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Last of the summer wine

Izaak Walton Report

October 5, 2012
Blaine Kloppenborg , The Daily Freeman Journal

Have you been outdoors lately? Mother Nature is at her best. This is as fine a day as we'll ever see, and it's been that way for several weeks. It's as good as it gets.

Speaking personally, there are many uses of the outdoors and I savor them all. I could drink that ale-golden month to its dregs and never touch a gun. But without hunting, some of the savor would be missing.

It just wouldn't be October without squirrel hunting ... and without squirrel hunting it wouldn't be October. I've got to tell you, it's been a summer to remember. This was a summer where 85 degrees was a cool front. Even some of my skeptical friends are beginning to have second thoughts about a warming atmosphere. No less than 240 all time record highs were set in just one two week period. During the long hot summer, 2,346 record highs were recorded. A record low Arctic ice; seven time smore record highs than record lows since Jan. 1.

Calendar year 2012 became the warmest year ever recorded. The previous records: 2010 (warmest) and 2011 (second warmest). Coming after the warmest winter. The pace of records seems to be accelerating.

Don't wait for the fall colored leaf forecast. There isn't anything to forecast. It's here ... right now, and it's almost over - don't blink. Many of our trees have already turned to their brilliant fall colors ... and many more have already lost their leaves. I think we are still going to get some more leaf color. The one thing that can shut it down is a real hard frost. And if we get a gloomy windy day, it can speed it up because leaves fall and it doesn't last very long.

The bottomland and river bottom species are at their peak right now - silver maples, cottonwoods, butternut, hickory and boxelder. And already, sumac, poison ivy and Virginia creeper vines are starting to show bright red and yellow. You've probably already noticed, but there aren't many reds and oranges this fall. No water, no moisture and now humidity. Nearly everything is yellow or pale yellow. The purples and reds are products of changes inside the tree, and with a dry fall and no water there are no changes. Everything is stressed out. It's all about the green-producing effects of chlorophyll. It's triggered by shortened daylight hours, coupled with warm days and cool nights. All this triggers and coaxes late-emerging hues into leaves and shuts down photosynthesis. I am amazed, however, at how early the maple trees are turning color and how yellow they are. Everything but the oaks are changing.

Monday afternoon, I was sitting at the Izaak Walton Park with by binoculars, spotting scope and a thermos of coffee when all of a sudden a brisk wind came up ... and down came the leaves. It looked like huge yellow snowflakes for a short time ... and when I left, the ground was covered with leaves. It happened that fast.

It's my kind of weather, and it's going to be a year of "tall oaks and fat squirrels." Plenty of acorns mean lots of deer and lots of squirrels, When there is a good acorn crop, the deer forsake all other types of food, even apples, to stay in the forest and glut themselves on acorns. Squirrels stay in the trees to eat acorns, seldom venturing down to the ground. And ironically, of all the acorn-gatherers, non are more dependent on the fruit of the oaks than the blue jays. They absolutely love acorns, and they'll gather and store hundreds of them in a hole of a tree. That's more - much more than enough to see them through the coldest winters.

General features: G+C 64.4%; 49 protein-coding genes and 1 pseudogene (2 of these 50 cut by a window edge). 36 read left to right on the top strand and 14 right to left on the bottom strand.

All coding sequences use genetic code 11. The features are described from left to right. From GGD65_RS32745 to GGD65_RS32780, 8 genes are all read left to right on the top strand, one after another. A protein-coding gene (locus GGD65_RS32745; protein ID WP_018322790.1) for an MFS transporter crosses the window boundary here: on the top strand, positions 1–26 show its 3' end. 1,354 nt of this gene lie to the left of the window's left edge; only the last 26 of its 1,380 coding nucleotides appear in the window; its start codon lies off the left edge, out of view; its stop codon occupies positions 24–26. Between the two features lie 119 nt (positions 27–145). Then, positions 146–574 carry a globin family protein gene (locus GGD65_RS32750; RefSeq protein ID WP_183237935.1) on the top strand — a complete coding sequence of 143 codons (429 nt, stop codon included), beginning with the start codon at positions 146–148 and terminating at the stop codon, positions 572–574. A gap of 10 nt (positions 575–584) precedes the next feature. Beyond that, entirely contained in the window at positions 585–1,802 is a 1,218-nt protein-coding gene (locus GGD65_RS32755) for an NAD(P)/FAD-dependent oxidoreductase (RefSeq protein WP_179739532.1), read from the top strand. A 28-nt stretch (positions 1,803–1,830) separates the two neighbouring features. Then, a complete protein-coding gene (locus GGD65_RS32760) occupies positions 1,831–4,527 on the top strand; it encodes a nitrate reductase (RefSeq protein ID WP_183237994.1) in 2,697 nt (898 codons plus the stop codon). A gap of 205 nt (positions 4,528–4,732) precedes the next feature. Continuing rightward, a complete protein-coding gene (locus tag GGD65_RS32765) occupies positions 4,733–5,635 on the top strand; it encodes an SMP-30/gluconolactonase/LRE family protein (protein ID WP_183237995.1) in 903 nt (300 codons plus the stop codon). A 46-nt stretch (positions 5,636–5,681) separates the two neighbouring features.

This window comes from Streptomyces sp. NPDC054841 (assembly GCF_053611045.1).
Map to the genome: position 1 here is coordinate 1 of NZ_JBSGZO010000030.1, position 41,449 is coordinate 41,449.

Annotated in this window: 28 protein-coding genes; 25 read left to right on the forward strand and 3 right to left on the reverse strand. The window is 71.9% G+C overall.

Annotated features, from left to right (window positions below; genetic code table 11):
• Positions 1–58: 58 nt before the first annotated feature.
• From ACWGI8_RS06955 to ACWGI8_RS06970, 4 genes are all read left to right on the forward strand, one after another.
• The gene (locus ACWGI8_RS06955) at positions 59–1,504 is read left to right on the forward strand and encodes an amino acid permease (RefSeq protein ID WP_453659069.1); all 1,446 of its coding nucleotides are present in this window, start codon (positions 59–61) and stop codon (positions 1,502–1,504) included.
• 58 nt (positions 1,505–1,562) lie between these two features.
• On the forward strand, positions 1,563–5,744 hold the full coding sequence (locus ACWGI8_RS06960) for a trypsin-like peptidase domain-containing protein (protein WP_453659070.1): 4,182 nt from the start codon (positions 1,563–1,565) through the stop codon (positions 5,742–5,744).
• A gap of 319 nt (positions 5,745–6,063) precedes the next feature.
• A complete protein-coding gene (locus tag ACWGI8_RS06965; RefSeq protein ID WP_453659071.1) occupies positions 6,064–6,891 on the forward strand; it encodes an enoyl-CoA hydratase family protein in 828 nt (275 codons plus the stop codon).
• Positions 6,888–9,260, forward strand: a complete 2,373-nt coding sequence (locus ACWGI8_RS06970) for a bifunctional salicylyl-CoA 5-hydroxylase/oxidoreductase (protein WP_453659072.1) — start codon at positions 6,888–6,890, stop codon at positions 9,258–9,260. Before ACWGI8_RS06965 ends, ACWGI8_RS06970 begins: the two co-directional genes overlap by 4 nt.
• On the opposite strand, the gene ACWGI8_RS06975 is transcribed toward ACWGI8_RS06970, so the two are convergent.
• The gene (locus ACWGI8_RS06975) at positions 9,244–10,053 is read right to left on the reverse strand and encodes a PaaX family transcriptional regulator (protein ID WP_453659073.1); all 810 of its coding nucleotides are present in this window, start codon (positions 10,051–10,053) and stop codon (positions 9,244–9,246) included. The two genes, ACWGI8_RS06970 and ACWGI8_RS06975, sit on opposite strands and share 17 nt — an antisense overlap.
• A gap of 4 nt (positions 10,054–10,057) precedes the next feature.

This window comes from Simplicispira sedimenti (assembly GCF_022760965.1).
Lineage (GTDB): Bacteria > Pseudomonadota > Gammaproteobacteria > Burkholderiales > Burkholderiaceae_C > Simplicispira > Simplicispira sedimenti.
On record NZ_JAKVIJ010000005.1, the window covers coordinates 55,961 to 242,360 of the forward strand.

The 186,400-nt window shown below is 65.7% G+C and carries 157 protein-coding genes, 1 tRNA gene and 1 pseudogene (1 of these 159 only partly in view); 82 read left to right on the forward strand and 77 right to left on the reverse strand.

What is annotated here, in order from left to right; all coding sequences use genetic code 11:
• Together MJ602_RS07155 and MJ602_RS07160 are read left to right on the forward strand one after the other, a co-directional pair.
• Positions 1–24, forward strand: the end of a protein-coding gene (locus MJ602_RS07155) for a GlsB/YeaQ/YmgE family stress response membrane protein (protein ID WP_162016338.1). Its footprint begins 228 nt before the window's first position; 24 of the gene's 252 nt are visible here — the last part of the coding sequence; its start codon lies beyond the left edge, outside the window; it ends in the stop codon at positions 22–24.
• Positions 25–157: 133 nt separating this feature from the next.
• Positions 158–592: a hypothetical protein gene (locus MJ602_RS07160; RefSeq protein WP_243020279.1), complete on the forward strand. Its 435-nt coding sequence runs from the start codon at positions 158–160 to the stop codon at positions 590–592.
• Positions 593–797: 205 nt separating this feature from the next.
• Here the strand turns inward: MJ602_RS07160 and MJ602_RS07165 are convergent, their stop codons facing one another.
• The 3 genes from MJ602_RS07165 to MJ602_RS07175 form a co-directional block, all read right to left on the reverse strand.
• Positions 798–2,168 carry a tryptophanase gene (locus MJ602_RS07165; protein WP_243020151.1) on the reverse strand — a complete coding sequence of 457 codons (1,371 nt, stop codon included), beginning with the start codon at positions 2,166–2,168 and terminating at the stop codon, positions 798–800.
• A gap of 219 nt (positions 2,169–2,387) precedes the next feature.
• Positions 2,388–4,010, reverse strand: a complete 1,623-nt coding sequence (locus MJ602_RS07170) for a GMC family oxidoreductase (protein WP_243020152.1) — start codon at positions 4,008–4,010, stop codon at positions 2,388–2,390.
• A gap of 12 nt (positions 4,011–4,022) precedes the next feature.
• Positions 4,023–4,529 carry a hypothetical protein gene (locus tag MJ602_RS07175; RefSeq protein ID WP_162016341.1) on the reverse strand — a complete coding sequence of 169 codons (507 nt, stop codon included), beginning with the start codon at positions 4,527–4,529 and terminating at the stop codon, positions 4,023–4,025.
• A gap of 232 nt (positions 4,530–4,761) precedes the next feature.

Winter bird feeding

A fellow asked me this morning when he should start his winter bird feeding. I gave him a one word answer - "Now."

Start now. Don't wait for the first winter snowstorm to feed the birds. By then, it will be too late. They'll all be at your neighbor's feeder. Do it now so the birds will know where to find food when the weather gets rough. Do it now and you'll get a lot of southbound migrating birds.

And be sure to clean out your feeders. This is important. I use a bleach mixture (nine parts water to one part bleach); a bottle brush for cleaning the tube feeders and an old putty knife to clean out the corners of the other feeders. Let them dry and you're good to go. But suet cakes that don't melt and you'll avoid a big mess. And at the risk of getting myself into trouble with the local merchants, I steer clear of mixed bird feed. I buy only black oil sunflower seed and niger seed. Mixed feed is junk food. The birds won't eat it and they'll spill it on the ground. Nine times out of ten, it's nothing more than "filler" food mixed in with a few sunflower seeds. Birds need quality food to see them through the long and cold winter nights.

The nice thing about bird feeding is that you can start and stop anytime. But if you're serious and want to see birds at your feeder, then start early and do it right. I started my own backyard winter bird feeding program this week, and I've got nine more bird and squirrel feeders down at the Izaak Walton Park that I've started up at the same time. When the thermometer drops to down around zero and the wind is howling out of the north, I feel comfortable knowing there will be food out there in the feeders for the birds come sunrise.

Well, that's about a wrap for this week. Semper Fi.

And now, have a good weekend.



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